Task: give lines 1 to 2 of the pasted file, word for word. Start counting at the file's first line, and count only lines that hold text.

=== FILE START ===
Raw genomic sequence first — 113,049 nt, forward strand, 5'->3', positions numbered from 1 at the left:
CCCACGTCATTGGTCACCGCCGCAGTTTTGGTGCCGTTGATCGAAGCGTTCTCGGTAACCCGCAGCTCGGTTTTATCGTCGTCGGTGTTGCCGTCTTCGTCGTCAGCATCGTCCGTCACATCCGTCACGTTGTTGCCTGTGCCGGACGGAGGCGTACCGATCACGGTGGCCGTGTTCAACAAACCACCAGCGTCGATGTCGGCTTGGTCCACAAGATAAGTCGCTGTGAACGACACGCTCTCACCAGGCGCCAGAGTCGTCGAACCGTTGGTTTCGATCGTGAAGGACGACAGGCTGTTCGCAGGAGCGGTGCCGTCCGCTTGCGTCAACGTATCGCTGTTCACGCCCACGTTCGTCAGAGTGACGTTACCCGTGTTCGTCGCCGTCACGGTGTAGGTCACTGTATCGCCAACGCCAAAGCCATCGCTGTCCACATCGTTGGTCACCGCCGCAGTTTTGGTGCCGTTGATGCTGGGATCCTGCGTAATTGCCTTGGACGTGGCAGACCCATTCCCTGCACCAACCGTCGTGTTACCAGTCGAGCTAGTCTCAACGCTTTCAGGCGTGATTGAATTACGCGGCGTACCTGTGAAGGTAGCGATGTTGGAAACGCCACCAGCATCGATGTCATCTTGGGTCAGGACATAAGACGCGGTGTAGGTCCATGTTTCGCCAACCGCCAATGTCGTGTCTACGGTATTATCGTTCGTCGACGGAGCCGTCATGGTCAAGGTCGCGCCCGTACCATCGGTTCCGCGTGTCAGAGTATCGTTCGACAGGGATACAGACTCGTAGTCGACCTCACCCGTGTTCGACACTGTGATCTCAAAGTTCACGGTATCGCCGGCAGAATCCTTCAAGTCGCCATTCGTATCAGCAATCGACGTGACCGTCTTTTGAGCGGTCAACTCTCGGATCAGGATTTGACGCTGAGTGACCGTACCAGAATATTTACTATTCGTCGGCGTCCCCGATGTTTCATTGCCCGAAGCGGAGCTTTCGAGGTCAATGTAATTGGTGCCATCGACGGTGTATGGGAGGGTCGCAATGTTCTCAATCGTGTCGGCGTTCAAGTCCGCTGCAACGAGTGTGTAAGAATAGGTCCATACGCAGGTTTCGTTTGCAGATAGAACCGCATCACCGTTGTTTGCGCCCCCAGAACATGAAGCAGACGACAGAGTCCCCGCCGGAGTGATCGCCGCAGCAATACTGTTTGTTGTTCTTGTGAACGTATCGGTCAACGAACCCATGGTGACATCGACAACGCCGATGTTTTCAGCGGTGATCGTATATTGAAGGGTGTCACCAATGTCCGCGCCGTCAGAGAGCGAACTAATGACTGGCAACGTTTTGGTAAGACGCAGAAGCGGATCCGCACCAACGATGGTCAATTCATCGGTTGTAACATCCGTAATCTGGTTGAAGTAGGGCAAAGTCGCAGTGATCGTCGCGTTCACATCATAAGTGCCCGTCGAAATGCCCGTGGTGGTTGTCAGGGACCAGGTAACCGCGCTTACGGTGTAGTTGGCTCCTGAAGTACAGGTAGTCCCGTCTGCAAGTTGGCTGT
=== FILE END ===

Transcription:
Raw genomic sequence first — 113,049 nt, forward strand, 5'->3', positions numbered from 1 at the left:
CCCACGTCATTGGTCACCGCCGCAGTTTTGGTGCCGTTGATCGAAGCGTTCTCGGTAACCCGCAGCTCGGTTTTATCGTCGTCGGTGTTGCCGTCTTCGTCGTCAGCATCGTCCGTCACATCCGTCACGTTGTTGCCTGTGCCGGACGGAGGCGTACCGATCACGGTGGCCGTGTTCAACAAACCACCAGCGTCGATGTCGGCTTGGTCCACAAGATAAGTCGCTGTGAACGACACGCTCTCACCAGGCGCCAGAGTCGTCGAACCGTTGGTTTCGATCGTGAAGGACGACAGGCTGTTCGCAGGAGCGGTGCCGTCCGCTTGCGTCAACGTATCGCTGTTCACGCCCACGTTCGTCAGAGTGACGTTACCCGTGTTCGTCGCCGTCACGGTGTAGGTCACTGTATCGCCAACGCCAAAGCCATCGCTGTCCACATCGTTGGTCACCGCCGCAGTTTTGGTGCCGTTGATGCTGGGATCCTGCGTAATTGCCTTGGACGTGGCAGACCCATTCCCTGCACCAACCGTCGTGTTACCAGTCGAGCTAGTCTCAACGCTTTCAGGCGTGATTGAATTACGCGGCGTACCTGTGAAGGTAGCGATGTTGGAAACGCCACCAGCATCGATGTCATCTTGGGTCAGGACATAAGACGCGGTGTAGGTCCATGTTTCGCCAACCGCCAATGTCGTGTCTACGGTATTATCGTTCGTCGACGGAGCCGTCATGGTCAAGGTCGCGCCCGTACCATCGGTTCCGCGTGTCAGAGTATCGTTCGACAGGGATACAGACTCGTAGTCGACCTCACCCGTGTTCGACACTGTGATCTCAAAGTTCACGGTATCGCCGGCAGAATCCTTCAAGTCGCCATTCGTATCAGCAATCGACGTGACCGTCTTTTGAGCGGTCAACTCTCGGATCAGGATTTGACGCTGAGTGACCGTACCAGAATATTTACTATTCGTCGGCGTCCCCGATGTTTCATTGCCCGAAGCGGAGCTTTCGAGGTCAATGTAATTGGTGCCATCGACGGTGTATGGGAGGGTCGCAATGTTCTCAATCGTGTCGGCGTTCAAGTCCGCTGCAACGAGTGTGTAAGAATAGGTCCATACGCAGGTTTCGTTTGCAGATAGAACCGCATCACCGTTGTTTGCGCCCCCAGAACATGAAGCAGACGACAGAGTCCCCGCCGGAGTGATCGCCGCAGCAATACTGTTTGTTGTTCTTGTGAACGTATCGGTCAACGAACCCATGGTGACATCGACAACGCCGATGTTTTCAGCGGTGATCGTATATTGAAGGGTGTCACCAATGTCCGCGCCGTCAGAGAGCGAACTAATGACTGGCAACGTTTTGGTAAGACGCAGAAGCGGATCCGCACCAACGATGGTCAATTCATCGGTTGTAACATCCGTAATCTGGTTGAAGTAGGGCAAAGTCGCAGTGATCGTCGCGTTCACATCATAAGTGCCCGTCGAAATGCCCGTGGTGGTTGTCAGGGACCAGGTAACCGCGCTTACGGTGTAGTTGGCTCCTGAAGTACAGGTAGTCCCGTCTGCAAGTTGGCTGT